I read Steve Fainaru's book Big Boy Rules in a day and a half. It's relatively short, easy and quick to read, with a casual but evocative manner that quickly draws you into the narrative and keeps you there through the whole book.
Big Boy Rules is about mercenary companies in Iraq, the "Private Security Contractors" that perform all the convoy escort and protection details that the military doesn't want to or can't spare the manpower to provide. I am not going to dive into the political quagmire of whether or not mercenary forces should or should not be used over in Iraq; the fact of the matter is that mercenary troops have been a part of military life for thousands of years, and I suspect they will always play a role in such conflicts.
What does disturb me is that these mercenary companies have little to no objective oversight into who they are hiring, what their qualifications are (or whether or not they should be disqualified from employment) and how they are behaving once they are in-country. Throughout the course of this book, Fainaru looks at several security companies, focusing mainly on Crescent Security (which seems to be something of a bush-league outfit with questionable hires and management and poor equipment), but also discussing larger organizations such as ArmorGroup (whose review seems mostly positive) to Blackwater (who appear to be running rampant across all of Iraq).
I picked this book up to get a little more information on what the modern mercenary scene looked like, especially in Iraq. What it looks like, after reading Big Boy Rules, is that:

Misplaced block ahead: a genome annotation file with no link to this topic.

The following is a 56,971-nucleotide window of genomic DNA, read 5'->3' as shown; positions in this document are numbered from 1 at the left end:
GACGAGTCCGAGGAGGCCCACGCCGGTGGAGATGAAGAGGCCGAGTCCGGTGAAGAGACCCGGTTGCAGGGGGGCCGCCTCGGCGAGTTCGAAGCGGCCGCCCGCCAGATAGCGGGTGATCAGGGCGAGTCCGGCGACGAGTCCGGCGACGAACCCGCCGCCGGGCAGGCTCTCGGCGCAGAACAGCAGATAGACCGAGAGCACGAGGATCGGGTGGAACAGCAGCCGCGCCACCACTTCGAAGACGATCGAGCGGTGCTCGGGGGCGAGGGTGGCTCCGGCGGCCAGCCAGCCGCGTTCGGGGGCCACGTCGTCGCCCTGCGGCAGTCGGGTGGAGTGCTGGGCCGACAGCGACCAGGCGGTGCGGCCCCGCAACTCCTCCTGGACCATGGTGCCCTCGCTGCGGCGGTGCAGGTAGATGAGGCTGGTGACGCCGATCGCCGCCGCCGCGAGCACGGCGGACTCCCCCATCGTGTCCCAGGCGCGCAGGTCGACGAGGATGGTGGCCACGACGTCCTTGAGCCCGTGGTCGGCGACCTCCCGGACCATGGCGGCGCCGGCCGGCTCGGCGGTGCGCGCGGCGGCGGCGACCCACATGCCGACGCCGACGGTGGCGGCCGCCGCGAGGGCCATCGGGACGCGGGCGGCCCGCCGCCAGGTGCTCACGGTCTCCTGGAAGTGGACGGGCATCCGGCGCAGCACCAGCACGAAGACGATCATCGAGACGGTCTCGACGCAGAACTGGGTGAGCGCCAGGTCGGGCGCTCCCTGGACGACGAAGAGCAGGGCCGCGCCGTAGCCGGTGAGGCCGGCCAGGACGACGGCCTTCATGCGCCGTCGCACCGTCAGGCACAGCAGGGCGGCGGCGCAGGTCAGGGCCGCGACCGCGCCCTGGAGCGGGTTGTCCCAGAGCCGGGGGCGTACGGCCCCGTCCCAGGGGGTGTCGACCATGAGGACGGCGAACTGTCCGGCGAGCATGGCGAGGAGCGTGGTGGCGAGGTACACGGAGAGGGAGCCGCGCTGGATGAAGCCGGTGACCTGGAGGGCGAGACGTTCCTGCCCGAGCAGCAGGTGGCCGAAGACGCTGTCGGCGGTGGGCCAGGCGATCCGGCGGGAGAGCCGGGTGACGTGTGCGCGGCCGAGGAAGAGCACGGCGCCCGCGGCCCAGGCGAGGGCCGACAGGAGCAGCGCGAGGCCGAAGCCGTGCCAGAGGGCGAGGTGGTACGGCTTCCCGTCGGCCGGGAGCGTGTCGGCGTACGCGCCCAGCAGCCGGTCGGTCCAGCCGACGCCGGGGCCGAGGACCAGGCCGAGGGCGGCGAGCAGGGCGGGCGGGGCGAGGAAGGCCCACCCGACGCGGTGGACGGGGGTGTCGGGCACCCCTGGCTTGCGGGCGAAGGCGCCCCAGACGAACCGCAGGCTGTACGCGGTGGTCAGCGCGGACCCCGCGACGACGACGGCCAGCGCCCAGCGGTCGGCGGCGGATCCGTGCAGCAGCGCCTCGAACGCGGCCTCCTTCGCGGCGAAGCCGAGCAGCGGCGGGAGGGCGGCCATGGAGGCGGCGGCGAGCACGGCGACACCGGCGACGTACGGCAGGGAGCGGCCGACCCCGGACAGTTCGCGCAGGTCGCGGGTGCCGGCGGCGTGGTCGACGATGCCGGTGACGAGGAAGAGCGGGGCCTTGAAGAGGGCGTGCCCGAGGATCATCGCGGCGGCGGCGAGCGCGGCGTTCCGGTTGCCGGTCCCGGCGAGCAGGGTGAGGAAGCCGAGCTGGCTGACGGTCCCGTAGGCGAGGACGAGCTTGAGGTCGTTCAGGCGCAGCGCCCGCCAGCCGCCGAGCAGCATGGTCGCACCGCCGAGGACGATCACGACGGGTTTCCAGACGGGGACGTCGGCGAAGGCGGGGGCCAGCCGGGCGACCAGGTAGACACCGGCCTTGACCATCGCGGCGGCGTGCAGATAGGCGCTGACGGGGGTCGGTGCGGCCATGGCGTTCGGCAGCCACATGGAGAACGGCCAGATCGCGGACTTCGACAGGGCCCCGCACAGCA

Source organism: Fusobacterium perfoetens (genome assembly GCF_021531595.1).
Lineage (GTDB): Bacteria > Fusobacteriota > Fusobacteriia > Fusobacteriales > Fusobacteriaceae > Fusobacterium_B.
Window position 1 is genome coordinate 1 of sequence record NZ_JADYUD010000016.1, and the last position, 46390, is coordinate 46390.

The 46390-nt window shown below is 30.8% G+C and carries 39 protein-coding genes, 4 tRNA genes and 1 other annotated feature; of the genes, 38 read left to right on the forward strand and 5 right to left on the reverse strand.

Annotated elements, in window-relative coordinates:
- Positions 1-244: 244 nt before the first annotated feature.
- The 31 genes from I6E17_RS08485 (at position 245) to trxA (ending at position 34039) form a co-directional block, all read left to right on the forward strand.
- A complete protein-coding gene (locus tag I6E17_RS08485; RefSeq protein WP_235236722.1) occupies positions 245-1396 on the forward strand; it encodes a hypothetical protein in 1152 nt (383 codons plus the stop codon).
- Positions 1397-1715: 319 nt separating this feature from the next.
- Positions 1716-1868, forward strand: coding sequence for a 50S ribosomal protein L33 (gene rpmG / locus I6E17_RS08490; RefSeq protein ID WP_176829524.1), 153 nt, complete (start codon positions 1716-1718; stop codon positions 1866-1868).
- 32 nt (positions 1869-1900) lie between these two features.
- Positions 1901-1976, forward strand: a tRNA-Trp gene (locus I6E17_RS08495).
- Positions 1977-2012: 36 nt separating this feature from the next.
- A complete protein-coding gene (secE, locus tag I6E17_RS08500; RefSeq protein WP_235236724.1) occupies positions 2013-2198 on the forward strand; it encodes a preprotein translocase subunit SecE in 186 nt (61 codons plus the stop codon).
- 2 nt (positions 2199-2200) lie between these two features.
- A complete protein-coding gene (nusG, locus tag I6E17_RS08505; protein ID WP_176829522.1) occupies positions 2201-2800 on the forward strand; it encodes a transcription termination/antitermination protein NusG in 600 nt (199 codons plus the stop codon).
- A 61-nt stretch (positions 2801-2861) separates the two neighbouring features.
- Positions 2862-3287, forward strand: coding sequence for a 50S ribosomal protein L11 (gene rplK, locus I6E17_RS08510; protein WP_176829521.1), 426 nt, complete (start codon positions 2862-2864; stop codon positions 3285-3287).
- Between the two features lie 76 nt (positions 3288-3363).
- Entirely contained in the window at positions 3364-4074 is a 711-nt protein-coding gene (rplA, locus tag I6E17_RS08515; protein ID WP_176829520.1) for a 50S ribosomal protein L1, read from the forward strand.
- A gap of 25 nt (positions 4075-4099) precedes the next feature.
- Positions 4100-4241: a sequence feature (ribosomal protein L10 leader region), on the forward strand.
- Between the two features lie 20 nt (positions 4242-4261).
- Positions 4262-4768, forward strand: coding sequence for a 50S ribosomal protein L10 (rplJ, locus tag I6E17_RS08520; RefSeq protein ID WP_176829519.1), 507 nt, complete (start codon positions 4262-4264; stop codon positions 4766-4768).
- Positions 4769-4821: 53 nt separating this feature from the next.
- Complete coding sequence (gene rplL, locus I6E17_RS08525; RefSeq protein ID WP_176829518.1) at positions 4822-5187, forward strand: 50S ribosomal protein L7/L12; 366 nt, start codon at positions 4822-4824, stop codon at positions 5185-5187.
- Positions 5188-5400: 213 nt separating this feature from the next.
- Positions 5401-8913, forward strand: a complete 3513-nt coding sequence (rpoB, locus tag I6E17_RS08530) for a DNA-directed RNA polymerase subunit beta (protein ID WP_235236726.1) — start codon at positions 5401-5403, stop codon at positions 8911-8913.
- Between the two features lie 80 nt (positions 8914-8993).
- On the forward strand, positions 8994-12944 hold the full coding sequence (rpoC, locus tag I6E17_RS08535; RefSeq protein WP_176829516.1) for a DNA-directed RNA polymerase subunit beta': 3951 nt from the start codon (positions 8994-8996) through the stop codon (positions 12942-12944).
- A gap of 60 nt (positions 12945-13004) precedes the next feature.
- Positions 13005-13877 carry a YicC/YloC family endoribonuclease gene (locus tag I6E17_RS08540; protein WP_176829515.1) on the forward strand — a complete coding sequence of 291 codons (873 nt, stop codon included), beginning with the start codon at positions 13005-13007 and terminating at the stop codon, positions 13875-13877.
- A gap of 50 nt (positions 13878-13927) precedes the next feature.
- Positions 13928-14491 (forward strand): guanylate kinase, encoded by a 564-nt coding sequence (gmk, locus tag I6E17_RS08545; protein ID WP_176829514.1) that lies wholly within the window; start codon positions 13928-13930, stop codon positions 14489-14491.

A) It all depends on the outfit who hires you.
B) It all depends on the missions you run and the area you operate within.
C) It all depends on your level of experience and whether or not you know when it's time to "bug out", or if you stay in too long and get a little cracked in the head.
From a "Post-Modern Pulp" angle, one could easily envision a series of adventure novels centered around a "crack security unit" operating out of Iraq, providing high-risk protective details and other paramilitary services that the military isn't or won't be able to handle. You could also take it a couple of other directions; perhaps your main character is a "one man security company" who sells his services to the highest bidder, operating on his own but encountering a whole host of characters throughout the theater of Iraq. Another possibility would be a rough-and-tumble merc outfit, a "bad news bears" styled group of highly skilled but irascible misfits who take the dirty, dangerous jobs that other, slicker companies won't touch.
Also, it should be noted that Big Boy Rules, without giving away any "spoilers", covers a pretty grim event in the history of mercenary outfits in Iraq. The events surrounding the activities of Crescent Security in the 2006-2007 time period go to show that many of these companies can suffer severe tragedies while in the line of fire and on the job, and they do fall into a weird gray area - they are supporting the war, working in conjunction with the governments of the US and Iraq to promote the rebuilding efforts, but at the same time, they are not afforded the same support and aid the military gives troops in the field.
All in all, I would recommend this book to anyone who is looking for more information on private security contractors and mercenaries operating in Iraq, especially from the perspective of the "B-Teams". After all, not every company out there is Blackwater in terms of their gear and their reputation (for good and bad).